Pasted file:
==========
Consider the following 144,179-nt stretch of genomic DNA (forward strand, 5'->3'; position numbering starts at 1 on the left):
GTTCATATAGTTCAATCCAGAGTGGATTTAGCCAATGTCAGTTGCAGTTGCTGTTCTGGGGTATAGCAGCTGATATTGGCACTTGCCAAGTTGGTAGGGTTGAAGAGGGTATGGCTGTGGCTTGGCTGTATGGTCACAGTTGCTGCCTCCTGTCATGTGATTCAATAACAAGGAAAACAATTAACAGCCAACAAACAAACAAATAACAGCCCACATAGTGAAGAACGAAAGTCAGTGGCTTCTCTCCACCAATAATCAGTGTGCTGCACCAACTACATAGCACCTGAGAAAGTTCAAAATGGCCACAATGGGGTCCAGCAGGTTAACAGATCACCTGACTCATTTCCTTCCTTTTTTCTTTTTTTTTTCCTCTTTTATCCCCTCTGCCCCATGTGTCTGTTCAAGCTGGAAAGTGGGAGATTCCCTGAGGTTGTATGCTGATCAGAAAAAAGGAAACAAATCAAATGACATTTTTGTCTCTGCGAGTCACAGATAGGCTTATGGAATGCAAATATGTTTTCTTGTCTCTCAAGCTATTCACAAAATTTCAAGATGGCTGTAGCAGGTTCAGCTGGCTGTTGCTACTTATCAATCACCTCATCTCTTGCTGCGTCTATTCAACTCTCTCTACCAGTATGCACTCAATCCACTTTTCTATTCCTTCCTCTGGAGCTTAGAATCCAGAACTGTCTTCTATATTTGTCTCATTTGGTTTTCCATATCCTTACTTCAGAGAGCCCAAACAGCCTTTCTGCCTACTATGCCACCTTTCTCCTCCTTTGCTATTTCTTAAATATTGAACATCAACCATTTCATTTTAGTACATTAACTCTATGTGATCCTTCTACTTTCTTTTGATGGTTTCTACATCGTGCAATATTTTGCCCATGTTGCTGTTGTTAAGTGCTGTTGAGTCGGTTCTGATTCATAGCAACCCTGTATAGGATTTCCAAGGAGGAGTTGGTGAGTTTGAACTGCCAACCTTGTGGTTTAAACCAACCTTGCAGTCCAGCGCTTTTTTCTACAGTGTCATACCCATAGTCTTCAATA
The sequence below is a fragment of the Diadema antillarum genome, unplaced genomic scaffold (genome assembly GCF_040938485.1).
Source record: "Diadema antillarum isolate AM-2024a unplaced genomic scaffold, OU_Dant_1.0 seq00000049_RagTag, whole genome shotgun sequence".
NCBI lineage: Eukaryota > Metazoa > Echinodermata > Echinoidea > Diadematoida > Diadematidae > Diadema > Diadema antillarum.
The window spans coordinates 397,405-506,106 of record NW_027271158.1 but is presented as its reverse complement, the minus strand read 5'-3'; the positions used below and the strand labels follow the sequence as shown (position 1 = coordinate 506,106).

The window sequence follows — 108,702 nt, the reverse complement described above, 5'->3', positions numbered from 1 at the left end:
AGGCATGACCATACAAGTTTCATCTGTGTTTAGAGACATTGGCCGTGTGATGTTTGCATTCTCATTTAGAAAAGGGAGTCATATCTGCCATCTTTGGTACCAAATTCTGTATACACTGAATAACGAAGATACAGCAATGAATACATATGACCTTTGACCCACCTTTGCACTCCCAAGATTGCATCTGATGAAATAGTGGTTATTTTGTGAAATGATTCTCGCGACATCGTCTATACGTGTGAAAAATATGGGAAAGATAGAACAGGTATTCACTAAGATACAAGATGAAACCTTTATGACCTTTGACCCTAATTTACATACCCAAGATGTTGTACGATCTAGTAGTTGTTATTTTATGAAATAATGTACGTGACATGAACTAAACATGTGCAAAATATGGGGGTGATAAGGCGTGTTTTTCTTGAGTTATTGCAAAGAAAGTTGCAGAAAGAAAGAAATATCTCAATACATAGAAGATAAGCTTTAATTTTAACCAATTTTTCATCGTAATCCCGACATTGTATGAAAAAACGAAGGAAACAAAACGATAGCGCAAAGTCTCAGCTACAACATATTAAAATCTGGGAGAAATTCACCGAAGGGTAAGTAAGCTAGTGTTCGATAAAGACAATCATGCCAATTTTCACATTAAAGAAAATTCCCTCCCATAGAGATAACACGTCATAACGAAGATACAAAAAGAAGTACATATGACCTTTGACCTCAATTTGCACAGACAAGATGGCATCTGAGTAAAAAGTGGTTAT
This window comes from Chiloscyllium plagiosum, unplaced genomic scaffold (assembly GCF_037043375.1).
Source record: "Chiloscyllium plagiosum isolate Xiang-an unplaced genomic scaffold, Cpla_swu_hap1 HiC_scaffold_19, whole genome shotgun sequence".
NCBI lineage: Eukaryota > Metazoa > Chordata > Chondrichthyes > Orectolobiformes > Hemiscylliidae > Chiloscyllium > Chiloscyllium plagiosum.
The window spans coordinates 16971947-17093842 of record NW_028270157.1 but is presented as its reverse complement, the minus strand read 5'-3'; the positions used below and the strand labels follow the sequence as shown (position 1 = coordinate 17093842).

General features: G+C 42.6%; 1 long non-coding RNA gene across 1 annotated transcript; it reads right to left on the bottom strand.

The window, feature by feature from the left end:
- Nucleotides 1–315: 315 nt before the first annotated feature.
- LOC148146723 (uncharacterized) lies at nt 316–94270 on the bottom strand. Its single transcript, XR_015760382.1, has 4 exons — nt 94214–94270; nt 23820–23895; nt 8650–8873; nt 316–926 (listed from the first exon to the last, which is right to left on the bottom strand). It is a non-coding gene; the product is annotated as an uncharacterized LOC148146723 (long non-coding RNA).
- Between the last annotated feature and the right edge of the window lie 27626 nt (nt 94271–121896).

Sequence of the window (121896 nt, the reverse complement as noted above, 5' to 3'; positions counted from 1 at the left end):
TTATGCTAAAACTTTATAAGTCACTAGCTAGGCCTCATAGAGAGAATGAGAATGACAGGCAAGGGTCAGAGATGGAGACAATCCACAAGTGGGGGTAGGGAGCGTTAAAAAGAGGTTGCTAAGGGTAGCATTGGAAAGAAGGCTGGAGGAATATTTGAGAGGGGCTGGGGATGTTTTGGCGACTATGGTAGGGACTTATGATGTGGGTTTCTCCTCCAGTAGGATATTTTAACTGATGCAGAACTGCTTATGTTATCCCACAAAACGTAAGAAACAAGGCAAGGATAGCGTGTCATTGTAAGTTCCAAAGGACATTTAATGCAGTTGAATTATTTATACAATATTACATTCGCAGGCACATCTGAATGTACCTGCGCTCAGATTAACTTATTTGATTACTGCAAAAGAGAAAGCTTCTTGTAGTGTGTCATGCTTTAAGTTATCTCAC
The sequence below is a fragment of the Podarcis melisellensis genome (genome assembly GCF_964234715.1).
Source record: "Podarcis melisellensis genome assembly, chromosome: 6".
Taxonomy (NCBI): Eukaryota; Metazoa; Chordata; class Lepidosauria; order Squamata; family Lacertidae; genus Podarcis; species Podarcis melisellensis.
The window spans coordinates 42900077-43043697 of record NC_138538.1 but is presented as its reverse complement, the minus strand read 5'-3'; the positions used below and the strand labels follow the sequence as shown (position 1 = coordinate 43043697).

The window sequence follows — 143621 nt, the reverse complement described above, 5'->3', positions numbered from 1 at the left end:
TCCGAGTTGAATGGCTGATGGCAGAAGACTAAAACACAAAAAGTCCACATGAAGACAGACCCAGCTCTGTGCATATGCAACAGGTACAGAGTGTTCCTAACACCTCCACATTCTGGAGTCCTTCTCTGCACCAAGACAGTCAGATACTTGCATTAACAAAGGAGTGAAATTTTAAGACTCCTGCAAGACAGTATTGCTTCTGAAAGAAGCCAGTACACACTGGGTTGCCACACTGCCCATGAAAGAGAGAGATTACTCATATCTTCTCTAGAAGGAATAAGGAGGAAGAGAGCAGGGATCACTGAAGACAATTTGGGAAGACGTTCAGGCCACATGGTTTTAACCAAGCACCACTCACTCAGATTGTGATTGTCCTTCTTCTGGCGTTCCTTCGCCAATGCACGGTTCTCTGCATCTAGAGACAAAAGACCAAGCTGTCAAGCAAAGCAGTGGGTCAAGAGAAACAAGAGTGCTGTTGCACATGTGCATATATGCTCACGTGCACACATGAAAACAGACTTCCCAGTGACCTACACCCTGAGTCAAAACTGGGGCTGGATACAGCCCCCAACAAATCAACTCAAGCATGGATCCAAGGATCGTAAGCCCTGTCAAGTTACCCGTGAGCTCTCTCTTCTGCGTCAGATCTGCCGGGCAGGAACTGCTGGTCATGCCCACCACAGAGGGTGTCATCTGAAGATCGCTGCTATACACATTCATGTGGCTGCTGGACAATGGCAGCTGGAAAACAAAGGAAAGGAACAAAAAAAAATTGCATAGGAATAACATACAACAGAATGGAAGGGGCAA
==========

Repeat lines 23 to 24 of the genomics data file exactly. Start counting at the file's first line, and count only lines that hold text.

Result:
The window spans coordinates 42900077-43043697 of record NC_138538.1 but is presented as its reverse complement, the minus strand read 5'-3'; the positions used below and the strand labels follow the sequence as shown (position 1 = coordinate 43043697).

The window sequence follows — 143621 nt, the reverse complement described above, 5'->3', positions numbered from 1 at the left end: